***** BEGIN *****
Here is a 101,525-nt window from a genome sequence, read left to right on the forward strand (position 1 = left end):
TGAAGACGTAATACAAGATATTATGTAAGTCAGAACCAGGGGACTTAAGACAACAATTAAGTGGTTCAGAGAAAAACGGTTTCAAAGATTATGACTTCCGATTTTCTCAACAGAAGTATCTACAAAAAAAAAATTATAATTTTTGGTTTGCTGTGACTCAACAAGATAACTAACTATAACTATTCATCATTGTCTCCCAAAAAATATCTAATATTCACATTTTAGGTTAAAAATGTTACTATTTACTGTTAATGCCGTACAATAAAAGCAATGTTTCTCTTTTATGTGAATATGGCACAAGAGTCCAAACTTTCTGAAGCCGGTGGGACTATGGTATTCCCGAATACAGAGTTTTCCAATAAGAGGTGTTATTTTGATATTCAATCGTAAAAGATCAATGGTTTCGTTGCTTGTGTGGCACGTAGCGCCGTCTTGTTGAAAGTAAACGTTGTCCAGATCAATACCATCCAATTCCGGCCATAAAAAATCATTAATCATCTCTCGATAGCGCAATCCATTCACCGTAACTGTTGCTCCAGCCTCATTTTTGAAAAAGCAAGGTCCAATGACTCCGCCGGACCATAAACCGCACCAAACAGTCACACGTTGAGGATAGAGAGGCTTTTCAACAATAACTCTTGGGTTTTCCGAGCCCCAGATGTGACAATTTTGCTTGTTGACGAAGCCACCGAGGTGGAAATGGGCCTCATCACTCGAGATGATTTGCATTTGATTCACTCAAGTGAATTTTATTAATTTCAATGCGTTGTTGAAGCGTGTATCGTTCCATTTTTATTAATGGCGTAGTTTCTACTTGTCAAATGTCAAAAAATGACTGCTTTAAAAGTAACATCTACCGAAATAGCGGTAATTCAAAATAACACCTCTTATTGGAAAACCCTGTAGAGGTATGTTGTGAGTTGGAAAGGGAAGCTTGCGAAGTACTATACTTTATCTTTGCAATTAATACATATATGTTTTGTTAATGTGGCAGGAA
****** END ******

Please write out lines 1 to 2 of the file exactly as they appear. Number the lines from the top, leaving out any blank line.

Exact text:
Here is a 101,525-nt window from a genome sequence, read left to right on the forward strand (position 1 = left end):
TGAAGACGTAATACAAGATATTATGTAAGTCAGAACCAGGGGACTTAAGACAACAATTAAGTGGTTCAGAGAAAAACGGTTTCAAAGATTATGACTTCCGATTTTCTCAACAGAAGTATCTACAAAAAAAAAATTATAATTTTTGGTTTGCTGTGACTCAACAAGATAACTAACTATAACTATTCATCATTGTCTCCCAAAAAATATCTAATATTCACATTTTAGGTTAAAAATGTTACTATTTACTGTTAATGCCGTACAATAAAAGCAATGTTTCTCTTTTATGTGAATATGGCACAAGAGTCCAAACTTTCTGAAGCCGGTGGGACTATGGTATTCCCGAATACAGAGTTTTCCAATAAGAGGTGTTATTTTGATATTCAATCGTAAAAGATCAATGGTTTCGTTGCTTGTGTGGCACGTAGCGCCGTCTTGTTGAAAGTAAACGTTGTCCAGATCAATACCATCCAATTCCGGCCATAAAAAATCATTAATCATCTCTCGATAGCGCAATCCATTCACCGTAACTGTTGCTCCAGCCTCATTTTTGAAAAAGCAAGGTCCAATGACTCCGCCGGACCATAAACCGCACCAAACAGTCACACGTTGAGGATAGAGAGGCTTTTCAACAATAACTCTTGGGTTTTCCGAGCCCCAGATGTGACAATTTTGCTTGTTGACGAAGCCACCGAGGTGGAAATGGGCCTCATCACTCGAGATGATTTGCATTTGATTCACTCAAGTGAATTTTATTAATTTCAATGCGTTGTTGAAGCGTGTATCGTTCCATTTTTATTAATGGCGTAGTTTCTACTTGTCAAATGTCAAAAAATGACTGCTTTAAAAGTAACATCTACCGAAATAGCGGTAATTCAAAATAACACCTCTTATTGGAAAACCCTGTAGAGGTATGTTGTGAGTTGGAAAGGGAAGCTTGCGAAGTACTATACTTTATCTTTGCAATTAATACATATATGTTTTGTTAATGTGGCAGGAA